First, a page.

Good comedians are born from pain, and truth is the most painful thing of all. That, in a nutshell, is Sleepwalk with Me.
Mike Birbiglia is a comedian who tells stories as much as he tells jokes, who could be Matt Damon’s lovable older brother and who decided that comedy wasn’t just for the microphone.
Sleepwalk with Me was originally an off-Broadway stand-up act before becoming a New York Times best-selling book nominated for the Thurber Prize for American Humor. He even performed it on “This American Life,” Ira Glass’ thought-provoking radio show.
Glass was the man who eventually helped Birbiglia turn it all into a semiautobiographical film. As far as self-made projects go, this one hits every indie nail on the head.
The film is a character study of comedian Matt Pandamiglio, played by Birbiglia, stuck with no support from his family, a girlfriend he doesn’t know how to break up with and a career he’s no good at.
What Sleepwalk tries to add to this is Pandamiglio’s – and by extension, Birbiglia’s – sleepwalking problem and how its increasing severity pushes Pandamiglio to stop denying the reality of his dead-end life. Every time he tries to ignore himself, the sleepwalking becomes worse, culminating in a trip to the emergency room. Eventually, he realizes that being truthful about his life gives him perspective enough to start fixing it.
Sleepwalk is the feel-good story we love seeing, but through the indie lens, it’s a little bit more emotionally stimulating.
Birbiglia is supported by a host of comedian friends, including Kristen Schaal, Wyatt Cenac, Marc Maron and Hannibal Buress.
You could call the characters quirky, but that would only detract from the film’s sincerity and intention. Birbiglia’s character has even evolved from the standard straight man surrounded by the weirdo dynamic that many indie films fall victim to. He is simply Birbiglia, or Pandamiglio, or Birbigglebugs, as no one ever gets his name right.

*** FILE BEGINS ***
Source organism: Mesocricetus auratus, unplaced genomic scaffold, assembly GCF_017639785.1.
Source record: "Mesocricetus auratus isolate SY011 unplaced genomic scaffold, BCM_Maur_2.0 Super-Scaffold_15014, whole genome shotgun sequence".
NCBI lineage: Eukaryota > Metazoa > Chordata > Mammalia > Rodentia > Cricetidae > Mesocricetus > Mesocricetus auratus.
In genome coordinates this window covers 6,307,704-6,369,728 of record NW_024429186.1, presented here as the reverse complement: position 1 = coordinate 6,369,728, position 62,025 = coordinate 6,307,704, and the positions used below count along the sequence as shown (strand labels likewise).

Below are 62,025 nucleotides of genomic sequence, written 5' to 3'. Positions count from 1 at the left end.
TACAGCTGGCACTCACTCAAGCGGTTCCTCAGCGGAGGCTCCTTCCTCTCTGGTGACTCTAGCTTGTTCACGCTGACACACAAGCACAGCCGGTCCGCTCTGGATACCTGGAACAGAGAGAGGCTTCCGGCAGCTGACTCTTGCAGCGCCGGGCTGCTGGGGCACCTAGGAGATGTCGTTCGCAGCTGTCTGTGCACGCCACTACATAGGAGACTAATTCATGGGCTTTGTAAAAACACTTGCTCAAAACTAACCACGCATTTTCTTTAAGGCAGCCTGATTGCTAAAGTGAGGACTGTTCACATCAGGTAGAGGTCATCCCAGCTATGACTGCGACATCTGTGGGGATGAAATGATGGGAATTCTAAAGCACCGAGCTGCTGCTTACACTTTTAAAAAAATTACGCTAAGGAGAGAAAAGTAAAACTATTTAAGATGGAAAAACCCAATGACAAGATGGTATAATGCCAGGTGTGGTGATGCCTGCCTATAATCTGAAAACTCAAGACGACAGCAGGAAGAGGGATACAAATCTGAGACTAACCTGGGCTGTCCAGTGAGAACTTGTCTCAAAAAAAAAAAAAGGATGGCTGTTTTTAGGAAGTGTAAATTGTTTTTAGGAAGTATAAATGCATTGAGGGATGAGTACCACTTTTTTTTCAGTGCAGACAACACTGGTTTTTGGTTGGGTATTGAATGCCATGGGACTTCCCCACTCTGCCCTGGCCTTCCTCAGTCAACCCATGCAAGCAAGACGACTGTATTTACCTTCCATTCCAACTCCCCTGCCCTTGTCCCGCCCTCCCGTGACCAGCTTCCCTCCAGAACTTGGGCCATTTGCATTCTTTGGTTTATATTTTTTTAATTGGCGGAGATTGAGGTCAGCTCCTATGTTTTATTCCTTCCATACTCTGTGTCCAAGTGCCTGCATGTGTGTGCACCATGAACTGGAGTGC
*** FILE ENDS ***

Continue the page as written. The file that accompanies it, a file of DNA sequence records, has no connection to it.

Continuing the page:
The truly intriguing element of Sleepwalk is the blend of stand-up, storytelling and visual cinema that Birbiglia manages without betraying the intent of the film.
In his true fashion, Birbiglia portrays the film as his story to you, with voice-over narration and talking-head interviews. This way, he can fully flesh out the details and provide the visual cues that make each event more poignant and humorous, while keeping the viewer relaxed and simply letting the story unfold. It is a masterstroke that should not be lost on the viewer.
The script, which Birbiglia co-wrote, borrows heavily from his stage act, which provides Birbiglia fans with a truly surreal experience. Some may find it disappointing to be able to mouth some of the dialogue right along with the characters, though others will find it refreshing to see how a stand-up set matches a visual storytelling medium like film. To see jokes repackaged as stories isn’t so much a letdown as it is a testament to how chameleonic Birbiglia’s words truly are.
Good comedians are born from pain. Birbiglia’s film, while visually presenting us this axiom, cuts at something a little deeper. A film that invades the inner workings of this American life, Sleepwalk with Me is well worth seeing, as much for its indie charm and humor as for its poignant reality.